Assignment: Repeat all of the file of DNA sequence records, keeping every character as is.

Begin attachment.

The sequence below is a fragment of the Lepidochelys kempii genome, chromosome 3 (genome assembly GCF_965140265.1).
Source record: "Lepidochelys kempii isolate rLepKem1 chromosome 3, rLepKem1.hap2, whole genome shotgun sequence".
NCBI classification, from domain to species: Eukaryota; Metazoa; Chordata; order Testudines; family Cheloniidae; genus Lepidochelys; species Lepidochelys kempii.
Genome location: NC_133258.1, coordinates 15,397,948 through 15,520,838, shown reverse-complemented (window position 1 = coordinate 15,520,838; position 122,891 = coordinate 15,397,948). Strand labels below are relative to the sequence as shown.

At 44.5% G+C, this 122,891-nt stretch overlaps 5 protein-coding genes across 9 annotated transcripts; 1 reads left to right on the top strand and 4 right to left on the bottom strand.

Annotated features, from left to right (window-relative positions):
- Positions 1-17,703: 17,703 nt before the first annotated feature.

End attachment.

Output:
The sequence below is a fragment of the Lepidochelys kempii genome, chromosome 3 (genome assembly GCF_965140265.1).
Source record: "Lepidochelys kempii isolate rLepKem1 chromosome 3, rLepKem1.hap2, whole genome shotgun sequence".
NCBI classification, from domain to species: Eukaryota; Metazoa; Chordata; order Testudines; family Cheloniidae; genus Lepidochelys; species Lepidochelys kempii.
Genome location: NC_133258.1, coordinates 15,397,948 through 15,520,838, shown reverse-complemented (window position 1 = coordinate 15,520,838; position 122,891 = coordinate 15,397,948). Strand labels below are relative to the sequence as shown.

At 44.5% G+C, this 122,891-nt stretch overlaps 5 protein-coding genes across 9 annotated transcripts; 1 reads left to right on the top strand and 4 right to left on the bottom strand.

Annotated features, from left to right (window-relative positions):
- Positions 1-17,703: 17,703 nt before the first annotated feature.